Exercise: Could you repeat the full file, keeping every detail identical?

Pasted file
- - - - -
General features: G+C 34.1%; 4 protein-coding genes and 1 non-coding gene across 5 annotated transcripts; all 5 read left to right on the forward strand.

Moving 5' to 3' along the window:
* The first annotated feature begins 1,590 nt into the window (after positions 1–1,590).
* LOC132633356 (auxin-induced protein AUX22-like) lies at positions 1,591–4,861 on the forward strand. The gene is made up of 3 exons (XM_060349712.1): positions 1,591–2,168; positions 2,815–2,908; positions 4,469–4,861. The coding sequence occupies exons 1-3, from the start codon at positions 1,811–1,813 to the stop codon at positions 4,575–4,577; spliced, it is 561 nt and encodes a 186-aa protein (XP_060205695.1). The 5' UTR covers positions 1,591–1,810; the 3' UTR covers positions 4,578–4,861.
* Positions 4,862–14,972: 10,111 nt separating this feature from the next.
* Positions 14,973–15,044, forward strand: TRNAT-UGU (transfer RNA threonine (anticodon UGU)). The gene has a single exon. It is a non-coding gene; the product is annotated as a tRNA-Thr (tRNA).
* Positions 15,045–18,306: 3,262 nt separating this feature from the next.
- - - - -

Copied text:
General features: G+C 34.1%; 4 protein-coding genes and 1 non-coding gene across 5 annotated transcripts; all 5 read left to right on the forward strand.

Moving 5' to 3' along the window:
* The first annotated feature begins 1,590 nt into the window (after positions 1–1,590).
* LOC132633356 (auxin-induced protein AUX22-like) lies at positions 1,591–4,861 on the forward strand. The gene is made up of 3 exons (XM_060349712.1): positions 1,591–2,168; positions 2,815–2,908; positions 4,469–4,861. The coding sequence occupies exons 1-3, from the start codon at positions 1,811–1,813 to the stop codon at positions 4,575–4,577; spliced, it is 561 nt and encodes a 186-aa protein (XP_060205695.1). The 5' UTR covers positions 1,591–1,810; the 3' UTR covers positions 4,578–4,861.
* Positions 4,862–14,972: 10,111 nt separating this feature from the next.
* Positions 14,973–15,044, forward strand: TRNAT-UGU (transfer RNA threonine (anticodon UGU)). The gene has a single exon. It is a non-coding gene; the product is annotated as a tRNA-Thr (tRNA).
* Positions 15,045–18,306: 3,262 nt separating this feature from the next.